Japanese Traditional Shakuhachi Yokoyama Katsuya

    Tohoku district origin. Koku is a Buddhist concept described as "the eternal space where all lives and creatures are allowed to exist without any hindrance (the Kojien Dictionary)".

Japon L'art du shakuhachi Yokoyama Katsuya

    Koku (Vacuity)

    This piece is considered to be one of the three most ancient and important pieces in the shakuhachi repertoire, together with "Mukaiji" (Misty Sea) and "Kyorei" (Soul of Vacuity). These three compositions give a descriptive picture of vacuity (Sunyatii), which is the aim of the executant. By his playing, he tries to attain this ultimate state of enlightenment in which he sheds his personal identity and identifies with the Absolute, thus ceasing to be a slave to material things, yet without becoming free from them either.

Katsuya Yokoyama Plays Shakuhachi - 2 Yokoyama Katsuya

Koten Shakuhachi Kakizakai Kaoru

    Koku is said to be around 700 years old and originating from the North-East area of Japan. The first breath seems to carry a lot of meanings, similar to “- (one)" in calligraphy. Seemingly simple, it is difficult to write a good "-".


Searching - Yearning for the Bell Volume 7 Riley Kelly Lee

    Though Empty Sky is the usual translation of Koku, this fails, however, to convey the meaning of the original Chinese characters, which pertain to the Absolute, and which by definition cannot be fathomed by the rational mind. The second character of the word, 'ku' is easy; it means 'sky' or 'air'.

    The first character 'ko' is not so easy. It refers to a concept that is in the realm of the Absolute and therefore cannot be explained or understood with words. Words, and indeed our thoughts, are of the world of the relative. For example, the word 'empty' has no meaning apart from the word 'full'. The concept of 'fullness' is implicit in our understanding of the word 'empty'. The word 'ko', on the other hand, does not mean merely 'empty', because it is not the opposite of 'full'; it is 'that' which has nothing to do with 'fullness'.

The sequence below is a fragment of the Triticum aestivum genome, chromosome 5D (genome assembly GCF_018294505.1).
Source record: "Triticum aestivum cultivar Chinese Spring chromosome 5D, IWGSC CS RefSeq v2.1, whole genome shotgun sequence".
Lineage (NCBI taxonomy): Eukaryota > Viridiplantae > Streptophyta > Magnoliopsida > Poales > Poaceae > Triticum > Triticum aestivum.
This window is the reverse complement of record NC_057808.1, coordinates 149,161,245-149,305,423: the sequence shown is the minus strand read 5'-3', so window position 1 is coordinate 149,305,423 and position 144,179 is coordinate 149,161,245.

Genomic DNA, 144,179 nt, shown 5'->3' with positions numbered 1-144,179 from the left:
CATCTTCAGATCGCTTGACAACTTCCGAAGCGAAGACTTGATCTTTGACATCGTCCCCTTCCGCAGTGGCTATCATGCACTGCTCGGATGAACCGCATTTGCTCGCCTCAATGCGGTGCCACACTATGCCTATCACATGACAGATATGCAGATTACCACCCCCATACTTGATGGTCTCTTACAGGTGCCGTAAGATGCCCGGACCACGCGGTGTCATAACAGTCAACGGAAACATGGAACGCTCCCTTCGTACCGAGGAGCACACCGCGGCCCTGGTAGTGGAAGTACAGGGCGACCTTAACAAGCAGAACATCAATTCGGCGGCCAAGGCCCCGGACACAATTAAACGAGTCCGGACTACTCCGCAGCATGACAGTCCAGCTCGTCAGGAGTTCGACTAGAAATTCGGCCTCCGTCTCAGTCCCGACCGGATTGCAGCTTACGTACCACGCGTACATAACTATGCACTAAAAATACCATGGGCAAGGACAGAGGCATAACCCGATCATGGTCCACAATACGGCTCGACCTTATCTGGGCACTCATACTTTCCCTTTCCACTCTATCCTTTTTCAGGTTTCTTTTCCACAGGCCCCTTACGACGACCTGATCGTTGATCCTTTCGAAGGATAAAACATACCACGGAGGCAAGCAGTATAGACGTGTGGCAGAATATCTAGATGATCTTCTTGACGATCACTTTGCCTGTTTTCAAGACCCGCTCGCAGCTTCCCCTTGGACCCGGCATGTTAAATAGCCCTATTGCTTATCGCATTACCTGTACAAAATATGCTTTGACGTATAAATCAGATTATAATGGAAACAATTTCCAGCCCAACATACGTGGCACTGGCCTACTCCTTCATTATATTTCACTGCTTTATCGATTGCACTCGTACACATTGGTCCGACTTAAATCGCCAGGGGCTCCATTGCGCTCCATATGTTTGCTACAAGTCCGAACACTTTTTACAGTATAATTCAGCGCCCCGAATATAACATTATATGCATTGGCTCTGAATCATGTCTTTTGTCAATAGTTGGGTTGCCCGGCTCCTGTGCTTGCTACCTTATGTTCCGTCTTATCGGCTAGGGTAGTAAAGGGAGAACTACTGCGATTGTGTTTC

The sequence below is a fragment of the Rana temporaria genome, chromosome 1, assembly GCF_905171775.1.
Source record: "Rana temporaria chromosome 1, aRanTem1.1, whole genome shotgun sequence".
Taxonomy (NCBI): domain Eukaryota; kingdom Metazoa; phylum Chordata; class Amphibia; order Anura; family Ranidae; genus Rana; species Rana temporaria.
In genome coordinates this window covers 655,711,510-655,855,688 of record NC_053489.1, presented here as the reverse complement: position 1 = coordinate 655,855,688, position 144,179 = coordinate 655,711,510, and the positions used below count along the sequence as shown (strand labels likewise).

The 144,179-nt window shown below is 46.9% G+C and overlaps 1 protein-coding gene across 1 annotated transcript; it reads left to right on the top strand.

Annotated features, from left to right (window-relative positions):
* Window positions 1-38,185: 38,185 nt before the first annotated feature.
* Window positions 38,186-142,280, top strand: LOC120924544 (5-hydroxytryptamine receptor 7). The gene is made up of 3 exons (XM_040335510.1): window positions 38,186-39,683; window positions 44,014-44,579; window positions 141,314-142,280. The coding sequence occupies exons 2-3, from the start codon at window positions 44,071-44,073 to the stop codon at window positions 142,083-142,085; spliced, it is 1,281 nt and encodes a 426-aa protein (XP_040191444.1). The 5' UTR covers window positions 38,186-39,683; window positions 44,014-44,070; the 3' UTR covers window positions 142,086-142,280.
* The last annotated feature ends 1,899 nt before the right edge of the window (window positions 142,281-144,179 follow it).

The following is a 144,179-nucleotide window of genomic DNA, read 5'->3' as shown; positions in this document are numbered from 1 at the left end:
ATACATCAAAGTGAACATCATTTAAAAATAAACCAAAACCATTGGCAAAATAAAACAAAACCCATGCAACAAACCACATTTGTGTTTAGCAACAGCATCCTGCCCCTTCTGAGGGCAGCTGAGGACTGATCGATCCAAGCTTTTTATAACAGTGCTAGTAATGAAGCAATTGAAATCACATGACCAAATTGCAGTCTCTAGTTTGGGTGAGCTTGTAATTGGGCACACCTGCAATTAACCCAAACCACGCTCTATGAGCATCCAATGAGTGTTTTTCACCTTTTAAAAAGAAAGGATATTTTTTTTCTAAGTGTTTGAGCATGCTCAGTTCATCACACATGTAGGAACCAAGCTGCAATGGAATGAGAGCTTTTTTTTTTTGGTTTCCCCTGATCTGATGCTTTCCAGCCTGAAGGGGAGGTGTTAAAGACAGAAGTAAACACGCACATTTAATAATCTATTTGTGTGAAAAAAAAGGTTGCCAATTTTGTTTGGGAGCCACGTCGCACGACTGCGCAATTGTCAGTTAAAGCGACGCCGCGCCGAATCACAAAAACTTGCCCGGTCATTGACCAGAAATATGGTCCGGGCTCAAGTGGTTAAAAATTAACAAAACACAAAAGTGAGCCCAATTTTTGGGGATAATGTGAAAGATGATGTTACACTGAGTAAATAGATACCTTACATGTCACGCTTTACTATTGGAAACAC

Shingetsu Tajima Tadashi

Spirit of Silence, The Iwamoto Yoshikazu

    The story which gives rise to the title of this piece "Koku" (Empty Sky) concerns Fuke, a Zen monk of ninth century China, who was known for his extraordinary feats and purity of character. He used to roam through the streets ringing a handbell and saying:

    When the brightness comes, hit the brightness
    When the darkness comes, hit the darkness
    When it comes from the four quarters and the eight directions, hit like a whirlwind
    When it comes from the empty sky, strike like the thrashing of a flail.

    When he was about to die, he went alone beyond the city walls and laid himself inside a coffin. He asked a passing traveler to nail down the lid. The news spread at once and the people of the market rushed to the coffin. On opening it, they found that the body had vanished, but from high up in the sky they heard the ringing of his handbell, resounding faintly and then dying away.


Tajima Tadashi Shakuhachi no Sekai I Tajima Tadashi


The International Shakuhachi Society - 2018